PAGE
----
Install Fleet Osquery Manager on Debian 10

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In this tutorial, you will learn how to install Fleet osquery manager on Debian 10. With the official retirement of the Kolide Fleet as on November 4th, 2020, there has been yet another Fleet that offers the same functionality as Kolide Fleet. According to its Github repository, “Fleet is the most widely used open source osquery manager. Deploying osquery with Fleet enables programmable live queries, streaming logs, and effective management of osquery across 50,000+ servers, containers, and laptops. It’s especially useful for talking to multiple devices at the same time.

If you are using Ubuntu, you can use the guide below;

Install Fleet Osquery Manager on Ubuntu 20.04

Install Fleet Osquery Manager on Debian 10

Prerequisites

In order to install Fleet osquery manager on Debian, there are a few requirements. In our setup, we will be using Debian 10 as our base OS.

Install MySQL Database

Fleet uses MySQL as its main database

In this setup, we will use MariaDB database. Hence, create latest MariaDB (currently v10.5) APT repository

apt install software-properties-common
apt-key adv --fetch-keys https://mariadb.org/mariadb_release_signing_key.asc
echo "deb [arch=amd64,arm64,ppc64el] http://sfo1.mirrors.digitalocean.com/mariadb/repo/10.5/debian $(lsb_release -sc) main" > /etc/apt/sources.list.d/mariadb-10.5.list

If you need, you can choose other MariaDB mirrors closed to your region.

Update your package cache.

apt update

Run the command install MariaDB server 10.5 on Debian 10

apt install mariadb-server
systemctl status mariadb.service

MariaDB is started and enabled to run on system boot upon installation.

● mariadb.service - MariaDB 10.5.9 database server
   Loaded: loaded (/lib/systemd/system/mariadb.service; enabled; vendor preset: enabled)
  Drop-In: /etc/systemd/system/mariadb.service.d
           └─migrated-from-my.cnf-settings.conf
   Active: active (running) since Mon 2021-03-22 13:19:24 EDT; 10min ago
     Docs: man:mariadbd(8)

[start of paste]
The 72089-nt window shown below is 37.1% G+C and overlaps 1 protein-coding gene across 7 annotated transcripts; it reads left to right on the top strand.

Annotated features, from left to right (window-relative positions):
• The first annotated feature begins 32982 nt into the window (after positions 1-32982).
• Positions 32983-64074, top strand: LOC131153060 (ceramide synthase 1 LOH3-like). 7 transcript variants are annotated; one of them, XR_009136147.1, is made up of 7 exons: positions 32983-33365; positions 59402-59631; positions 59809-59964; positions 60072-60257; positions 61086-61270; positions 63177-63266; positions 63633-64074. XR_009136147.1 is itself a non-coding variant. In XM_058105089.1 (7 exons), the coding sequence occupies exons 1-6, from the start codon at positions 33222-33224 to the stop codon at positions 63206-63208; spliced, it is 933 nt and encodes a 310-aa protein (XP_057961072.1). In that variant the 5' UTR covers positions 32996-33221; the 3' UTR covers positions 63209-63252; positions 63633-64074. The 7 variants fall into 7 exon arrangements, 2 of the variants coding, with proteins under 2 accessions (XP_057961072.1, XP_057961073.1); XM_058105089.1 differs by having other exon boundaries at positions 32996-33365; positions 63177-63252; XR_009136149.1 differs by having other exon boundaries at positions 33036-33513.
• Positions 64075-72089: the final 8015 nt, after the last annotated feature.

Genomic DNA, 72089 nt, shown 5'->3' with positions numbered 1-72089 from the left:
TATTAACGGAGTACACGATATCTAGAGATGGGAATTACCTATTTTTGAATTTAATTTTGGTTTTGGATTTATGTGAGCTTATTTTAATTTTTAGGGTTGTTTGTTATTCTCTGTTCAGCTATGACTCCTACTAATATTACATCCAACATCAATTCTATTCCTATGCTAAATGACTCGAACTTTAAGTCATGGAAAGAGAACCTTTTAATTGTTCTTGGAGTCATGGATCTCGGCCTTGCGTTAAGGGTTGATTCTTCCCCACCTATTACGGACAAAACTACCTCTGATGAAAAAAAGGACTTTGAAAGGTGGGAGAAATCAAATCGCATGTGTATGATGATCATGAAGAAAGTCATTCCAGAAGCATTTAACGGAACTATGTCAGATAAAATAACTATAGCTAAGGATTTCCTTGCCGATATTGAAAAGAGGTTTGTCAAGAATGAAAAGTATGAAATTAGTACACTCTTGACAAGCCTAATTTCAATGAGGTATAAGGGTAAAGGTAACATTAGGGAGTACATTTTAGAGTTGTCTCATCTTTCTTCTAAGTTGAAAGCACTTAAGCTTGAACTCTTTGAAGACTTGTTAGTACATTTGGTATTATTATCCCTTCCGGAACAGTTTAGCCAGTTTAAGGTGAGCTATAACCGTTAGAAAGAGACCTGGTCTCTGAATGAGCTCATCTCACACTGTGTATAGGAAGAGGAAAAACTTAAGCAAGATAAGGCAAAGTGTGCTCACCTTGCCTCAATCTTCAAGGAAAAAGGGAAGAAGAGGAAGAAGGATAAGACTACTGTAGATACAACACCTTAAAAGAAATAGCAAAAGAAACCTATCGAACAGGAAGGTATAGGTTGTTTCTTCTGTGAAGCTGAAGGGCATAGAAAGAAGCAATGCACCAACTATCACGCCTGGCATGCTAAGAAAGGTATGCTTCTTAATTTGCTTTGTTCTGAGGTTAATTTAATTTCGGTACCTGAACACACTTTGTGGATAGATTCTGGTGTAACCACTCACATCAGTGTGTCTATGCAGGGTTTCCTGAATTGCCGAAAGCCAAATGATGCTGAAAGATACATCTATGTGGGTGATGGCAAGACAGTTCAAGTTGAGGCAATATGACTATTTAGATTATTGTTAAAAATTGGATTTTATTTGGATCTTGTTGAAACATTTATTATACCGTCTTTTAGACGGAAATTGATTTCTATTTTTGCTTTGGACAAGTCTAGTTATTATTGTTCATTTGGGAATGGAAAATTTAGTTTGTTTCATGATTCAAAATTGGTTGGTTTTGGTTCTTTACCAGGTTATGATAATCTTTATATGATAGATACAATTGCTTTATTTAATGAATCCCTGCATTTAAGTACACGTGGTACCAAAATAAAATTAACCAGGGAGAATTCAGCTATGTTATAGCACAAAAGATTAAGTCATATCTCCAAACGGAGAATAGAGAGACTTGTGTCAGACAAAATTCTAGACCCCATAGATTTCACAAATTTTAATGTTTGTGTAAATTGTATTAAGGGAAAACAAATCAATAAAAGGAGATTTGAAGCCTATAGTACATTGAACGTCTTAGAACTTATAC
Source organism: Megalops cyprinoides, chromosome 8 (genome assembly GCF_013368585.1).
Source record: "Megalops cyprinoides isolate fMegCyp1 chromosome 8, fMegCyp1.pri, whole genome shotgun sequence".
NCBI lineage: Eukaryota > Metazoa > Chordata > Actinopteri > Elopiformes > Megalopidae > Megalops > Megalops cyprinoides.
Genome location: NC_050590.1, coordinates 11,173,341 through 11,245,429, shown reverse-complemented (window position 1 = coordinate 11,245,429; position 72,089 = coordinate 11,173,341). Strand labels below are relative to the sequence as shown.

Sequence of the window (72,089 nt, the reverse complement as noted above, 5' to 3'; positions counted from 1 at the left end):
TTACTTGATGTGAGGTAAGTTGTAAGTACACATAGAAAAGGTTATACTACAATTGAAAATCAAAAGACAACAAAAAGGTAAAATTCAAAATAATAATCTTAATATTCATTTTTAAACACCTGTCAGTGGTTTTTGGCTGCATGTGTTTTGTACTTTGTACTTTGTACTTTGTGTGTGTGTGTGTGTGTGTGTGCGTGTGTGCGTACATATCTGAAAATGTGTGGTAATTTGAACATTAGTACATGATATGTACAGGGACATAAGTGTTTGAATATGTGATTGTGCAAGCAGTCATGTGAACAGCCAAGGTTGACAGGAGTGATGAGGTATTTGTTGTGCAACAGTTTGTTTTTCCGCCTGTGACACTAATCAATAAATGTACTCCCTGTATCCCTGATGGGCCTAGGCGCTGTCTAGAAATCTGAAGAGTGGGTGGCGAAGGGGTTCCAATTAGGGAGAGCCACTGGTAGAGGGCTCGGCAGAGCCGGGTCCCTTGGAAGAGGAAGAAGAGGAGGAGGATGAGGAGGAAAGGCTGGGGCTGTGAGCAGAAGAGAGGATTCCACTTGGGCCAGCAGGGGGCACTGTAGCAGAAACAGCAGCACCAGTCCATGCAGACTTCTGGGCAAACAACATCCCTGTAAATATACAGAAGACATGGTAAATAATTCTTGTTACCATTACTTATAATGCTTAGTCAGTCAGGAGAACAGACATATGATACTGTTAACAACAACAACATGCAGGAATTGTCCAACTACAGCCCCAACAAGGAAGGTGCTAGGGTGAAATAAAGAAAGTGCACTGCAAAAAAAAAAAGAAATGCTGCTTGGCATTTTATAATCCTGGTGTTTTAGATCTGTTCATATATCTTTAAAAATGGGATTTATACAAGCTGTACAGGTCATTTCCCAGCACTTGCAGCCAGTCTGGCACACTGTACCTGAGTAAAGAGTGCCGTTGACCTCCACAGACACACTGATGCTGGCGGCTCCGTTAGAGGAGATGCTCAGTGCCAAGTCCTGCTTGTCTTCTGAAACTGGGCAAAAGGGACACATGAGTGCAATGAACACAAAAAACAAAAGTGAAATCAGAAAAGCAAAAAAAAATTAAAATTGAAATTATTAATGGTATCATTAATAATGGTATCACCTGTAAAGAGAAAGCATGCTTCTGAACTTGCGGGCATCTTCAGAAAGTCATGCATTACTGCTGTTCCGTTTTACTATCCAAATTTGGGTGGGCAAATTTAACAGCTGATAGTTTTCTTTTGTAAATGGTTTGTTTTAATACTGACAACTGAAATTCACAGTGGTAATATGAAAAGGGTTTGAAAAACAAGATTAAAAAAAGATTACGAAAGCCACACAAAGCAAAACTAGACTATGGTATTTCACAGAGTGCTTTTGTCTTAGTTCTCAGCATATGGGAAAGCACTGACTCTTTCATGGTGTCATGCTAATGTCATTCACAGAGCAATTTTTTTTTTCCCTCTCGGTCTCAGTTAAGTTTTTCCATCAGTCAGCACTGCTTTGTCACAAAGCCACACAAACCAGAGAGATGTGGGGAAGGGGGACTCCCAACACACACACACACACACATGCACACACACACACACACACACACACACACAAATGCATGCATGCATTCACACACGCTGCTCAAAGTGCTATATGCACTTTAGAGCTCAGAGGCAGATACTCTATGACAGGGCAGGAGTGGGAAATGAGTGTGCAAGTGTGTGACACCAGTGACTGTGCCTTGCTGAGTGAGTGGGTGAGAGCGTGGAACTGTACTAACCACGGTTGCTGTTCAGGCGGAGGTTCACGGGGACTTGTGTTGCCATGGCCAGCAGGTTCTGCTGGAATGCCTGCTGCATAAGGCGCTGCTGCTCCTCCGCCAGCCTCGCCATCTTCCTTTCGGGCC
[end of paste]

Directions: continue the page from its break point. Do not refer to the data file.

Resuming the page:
https://mariadb.com/kb/en/library/systemd/
 Main PID: 16307 (mariadbd)
   Status: "Taking your SQL requests now..."
    Tasks: 8 (limit: 1149)
   Memory: 69.7M
   CGroup: /system.slice/mariadb.service
           └─16307 /usr/sbin/mariadbd

Mar 22 13:20:34 debian /etc/mysql/debian-start[16330]: performance_schema
Mar 22 13:20:34 debian /etc/mysql/debian-start[16330]: Phase 6/7: Checking and upgrading tables
Mar 22 13:20:34 debian /etc/mysql/debian-start[16330]: Processing databases
Mar 22 13:20:34 debian /etc/mysql/debian-start[16330]: fleetdb
Mar 22 13:20:34 debian /etc/mysql/debian-start[16330]: information_schema
Mar 22 13:20:34 debian /etc/mysql/debian-start[16330]: performance_schema
Mar 22 13:20:34 debian /etc/mysql/debian-start[16330]: Phase 7/7: Running 'FLUSH PRIVILEGES'
Mar 22 13:20:34 debian /etc/mysql/debian-start[16330]: OK
Mar 22 13:20:34 debian /etc/mysql/debian-start[16481]: Checking for insecure root accounts.
Mar 22 13:20:34 debian /etc/mysql/debian-start[16485]: Triggering myisam-recover for all MyISAM tables and aria-recover for all Aria tables

Create Fleet Database and Database User

Run the initial MySQL security script, mysql_secure_installation, to remove anonymous database users, test tables, disable remote root login.

mysql_secure_installation

By default, MariaDB 10.5 uses unix_socket for authentication by default and hence, can login by just running, mysql -u root. If have however enabled password authentication, simply run;

mysql -u root -p

Next, create the Fleet database.

Note: the database database names used here are not standard. Choose any name of your preference.

create database fleetdb;

Create Fleet database user with all grants on Fleet DB created above.

grant all on fleetdb.* to [email protected] identified by '[email protected]';

Reload privileges tables and exit the database;

flush privileges;
exit

Install Redis on Debian 10

Fleet uses Redis to ingest and queue the results of distributed queries, cache data, etc.

Install Redis on Debian 10 by running the command below;

apt install redis

Redis server is similarly started upon installation;

systemctl status redis-server.service
● redis-server.service - Advanced key-value store
   Loaded: loaded (/lib/systemd/system/redis-server.service; enabled; vendor preset: enabled)
   Active: active (running) since Mon 2021-03-22 13:29:24 EDT; 1s ago
     Docs: http://redis.io/documentation,
           man:redis-server(1)
  Process: 17869 ExecStart=/usr/bin/redis-server /etc/redis/redis.conf (code=exited, status=0/SUCCESS)
 Main PID: 17870 (redis-server)
    Tasks: 4 (limit: 1149)
   Memory: 2.2M
   CGroup: /system.slice/redis-server.service